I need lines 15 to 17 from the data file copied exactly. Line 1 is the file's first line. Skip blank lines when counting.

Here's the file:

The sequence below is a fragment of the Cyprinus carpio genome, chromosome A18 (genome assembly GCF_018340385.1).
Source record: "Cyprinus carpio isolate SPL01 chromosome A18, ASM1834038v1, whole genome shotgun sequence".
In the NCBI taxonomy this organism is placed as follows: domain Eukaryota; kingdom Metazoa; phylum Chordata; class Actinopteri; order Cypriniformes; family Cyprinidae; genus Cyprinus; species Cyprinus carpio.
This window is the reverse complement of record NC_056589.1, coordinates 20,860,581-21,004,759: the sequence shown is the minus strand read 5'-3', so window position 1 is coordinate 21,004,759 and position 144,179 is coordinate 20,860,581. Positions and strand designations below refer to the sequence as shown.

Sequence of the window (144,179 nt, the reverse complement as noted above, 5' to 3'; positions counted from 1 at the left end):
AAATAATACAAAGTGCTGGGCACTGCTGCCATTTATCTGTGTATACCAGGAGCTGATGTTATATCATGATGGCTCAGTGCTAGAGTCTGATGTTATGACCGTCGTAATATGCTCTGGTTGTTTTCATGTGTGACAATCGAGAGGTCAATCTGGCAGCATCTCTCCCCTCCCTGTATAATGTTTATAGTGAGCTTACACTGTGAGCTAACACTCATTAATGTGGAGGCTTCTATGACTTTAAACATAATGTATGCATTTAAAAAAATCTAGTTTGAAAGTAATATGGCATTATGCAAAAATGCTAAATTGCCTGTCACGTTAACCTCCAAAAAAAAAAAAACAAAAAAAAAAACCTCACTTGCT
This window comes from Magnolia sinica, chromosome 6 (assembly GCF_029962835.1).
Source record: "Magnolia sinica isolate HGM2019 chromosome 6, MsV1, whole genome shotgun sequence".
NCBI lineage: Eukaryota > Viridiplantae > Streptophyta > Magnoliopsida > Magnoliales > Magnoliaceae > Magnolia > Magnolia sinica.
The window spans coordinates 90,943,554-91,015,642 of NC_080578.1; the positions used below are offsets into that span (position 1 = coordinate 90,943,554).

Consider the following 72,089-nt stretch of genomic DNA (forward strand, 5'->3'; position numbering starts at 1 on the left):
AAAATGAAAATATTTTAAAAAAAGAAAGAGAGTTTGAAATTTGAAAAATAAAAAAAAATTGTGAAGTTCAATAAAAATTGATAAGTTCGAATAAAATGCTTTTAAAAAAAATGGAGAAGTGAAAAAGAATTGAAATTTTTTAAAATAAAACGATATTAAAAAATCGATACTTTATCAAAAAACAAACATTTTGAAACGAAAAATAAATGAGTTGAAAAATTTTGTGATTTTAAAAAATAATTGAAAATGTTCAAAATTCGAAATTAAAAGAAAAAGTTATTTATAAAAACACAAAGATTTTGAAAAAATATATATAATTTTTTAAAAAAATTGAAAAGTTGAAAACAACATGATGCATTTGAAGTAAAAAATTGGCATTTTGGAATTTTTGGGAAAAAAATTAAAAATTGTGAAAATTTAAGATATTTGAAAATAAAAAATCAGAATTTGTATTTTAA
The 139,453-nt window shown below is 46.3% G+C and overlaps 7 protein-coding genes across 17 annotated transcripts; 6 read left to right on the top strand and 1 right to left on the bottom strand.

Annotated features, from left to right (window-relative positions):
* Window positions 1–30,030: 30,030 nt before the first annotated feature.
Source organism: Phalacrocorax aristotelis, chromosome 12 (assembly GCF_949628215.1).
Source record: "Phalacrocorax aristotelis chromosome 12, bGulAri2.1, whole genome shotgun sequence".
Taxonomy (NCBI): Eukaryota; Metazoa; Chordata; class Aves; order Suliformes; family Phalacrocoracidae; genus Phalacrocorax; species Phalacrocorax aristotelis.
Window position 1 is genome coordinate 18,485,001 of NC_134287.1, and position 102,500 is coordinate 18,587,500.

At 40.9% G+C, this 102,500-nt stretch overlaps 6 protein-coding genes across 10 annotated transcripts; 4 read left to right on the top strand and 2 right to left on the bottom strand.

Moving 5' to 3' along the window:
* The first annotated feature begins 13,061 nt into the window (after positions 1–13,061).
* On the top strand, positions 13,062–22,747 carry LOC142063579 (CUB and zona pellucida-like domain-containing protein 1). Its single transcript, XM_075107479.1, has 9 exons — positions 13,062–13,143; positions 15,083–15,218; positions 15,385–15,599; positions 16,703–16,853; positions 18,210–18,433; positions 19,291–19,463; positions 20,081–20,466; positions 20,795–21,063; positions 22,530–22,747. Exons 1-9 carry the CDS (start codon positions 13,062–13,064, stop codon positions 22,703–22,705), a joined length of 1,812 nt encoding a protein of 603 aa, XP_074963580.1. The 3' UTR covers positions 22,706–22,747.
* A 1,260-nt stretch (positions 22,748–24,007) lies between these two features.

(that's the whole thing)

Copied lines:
* Window positions 1–30,030: 30,030 nt before the first annotated feature.
Source organism: Phalacrocorax aristotelis, chromosome 12 (assembly GCF_949628215.1).
Source record: "Phalacrocorax aristotelis chromosome 12, bGulAri2.1, whole genome shotgun sequence".